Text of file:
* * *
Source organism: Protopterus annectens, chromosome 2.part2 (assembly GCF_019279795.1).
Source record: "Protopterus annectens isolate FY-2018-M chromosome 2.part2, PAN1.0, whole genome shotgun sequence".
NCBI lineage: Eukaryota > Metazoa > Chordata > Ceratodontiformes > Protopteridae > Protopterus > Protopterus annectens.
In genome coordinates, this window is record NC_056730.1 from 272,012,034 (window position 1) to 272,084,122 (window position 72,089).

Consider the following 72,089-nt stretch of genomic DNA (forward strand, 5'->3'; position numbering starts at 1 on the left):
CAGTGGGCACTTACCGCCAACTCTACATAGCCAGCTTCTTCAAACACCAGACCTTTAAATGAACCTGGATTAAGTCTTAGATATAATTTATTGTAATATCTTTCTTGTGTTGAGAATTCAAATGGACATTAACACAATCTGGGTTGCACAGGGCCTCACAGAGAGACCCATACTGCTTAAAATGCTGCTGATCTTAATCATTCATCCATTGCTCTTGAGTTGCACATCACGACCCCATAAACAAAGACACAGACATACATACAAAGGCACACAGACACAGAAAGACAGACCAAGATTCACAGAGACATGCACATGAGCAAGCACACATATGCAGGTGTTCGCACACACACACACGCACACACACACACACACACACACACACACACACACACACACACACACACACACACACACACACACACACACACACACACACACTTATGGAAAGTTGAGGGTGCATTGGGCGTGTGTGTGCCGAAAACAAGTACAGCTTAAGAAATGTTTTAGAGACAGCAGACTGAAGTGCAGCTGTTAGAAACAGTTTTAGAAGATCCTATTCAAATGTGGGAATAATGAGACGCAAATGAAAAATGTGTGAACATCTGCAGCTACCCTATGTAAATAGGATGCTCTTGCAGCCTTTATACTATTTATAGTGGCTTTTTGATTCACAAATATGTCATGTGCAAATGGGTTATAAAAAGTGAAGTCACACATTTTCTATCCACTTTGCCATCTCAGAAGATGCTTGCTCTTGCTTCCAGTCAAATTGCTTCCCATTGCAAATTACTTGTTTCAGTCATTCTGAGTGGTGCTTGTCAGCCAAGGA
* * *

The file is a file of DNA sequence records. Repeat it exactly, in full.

Source organism: Protopterus annectens, chromosome 2.part2 (assembly GCF_019279795.1).
Source record: "Protopterus annectens isolate FY-2018-M chromosome 2.part2, PAN1.0, whole genome shotgun sequence".
NCBI lineage: Eukaryota > Metazoa > Chordata > Ceratodontiformes > Protopteridae > Protopterus > Protopterus annectens.
In genome coordinates, this window is record NC_056730.1 from 272,012,034 (window position 1) to 272,084,122 (window position 72,089).

Consider the following 72,089-nt stretch of genomic DNA (forward strand, 5'->3'; position numbering starts at 1 on the left):
CAGTGGGCACTTACCGCCAACTCTACATAGCCAGCTTCTTCAAACACCAGACCTTTAAATGAACCTGGATTAAGTCTTAGATATAATTTATTGTAATATCTTTCTTGTGTTGAGAATTCAAATGGACATTAACACAATCTGGGTTGCACAGGGCCTCACAGAGAGACCCATACTGCTTAAAATGCTGCTGATCTTAATCATTCATCCATTGCTCTTGAGTTGCACATCACGACCCCATAAACAAAGACACAGACATACATACAAAGGCACACAGACACAGAAAGACAGACCAAGATTCACAGAGACATGCACATGAGCAAGCACACATATGCAGGTGTTCGCACACACACACACGCACACACACACACACACACACACACACACACACACACACACACACACACACACACACACACACACACACACACACACACACACTTATGGAAAGTTGAGGGTGCATTGGGCGTGTGTGTGCCGAAAACAAGTACAGCTTAAGAAATGTTTTAGAGACAGCAGACTGAAGTGCAGCTGTTAGAAACAGTTTTAGAAGATCCTATTCAAATGTGGGAATAATGAGACGCAAATGAAAAATGTGTGAACATCTGCAGCTACCCTATGTAAATAGGATGCTCTTGCAGCCTTTATACTATTTATAGTGGCTTTTTGATTCACAAATATGTCATGTGCAAATGGGTTATAAAAAGTGAAGTCACACATTTTCTATCCACTTTGCCATCTCAGAAGATGCTTGCTCTTGCTTCCAGTCAAATTGCTTCCCATTGCAAATTACTTGTTTCAGTCATTCTGAGTGGTGCTTGTCAGCCAAGGA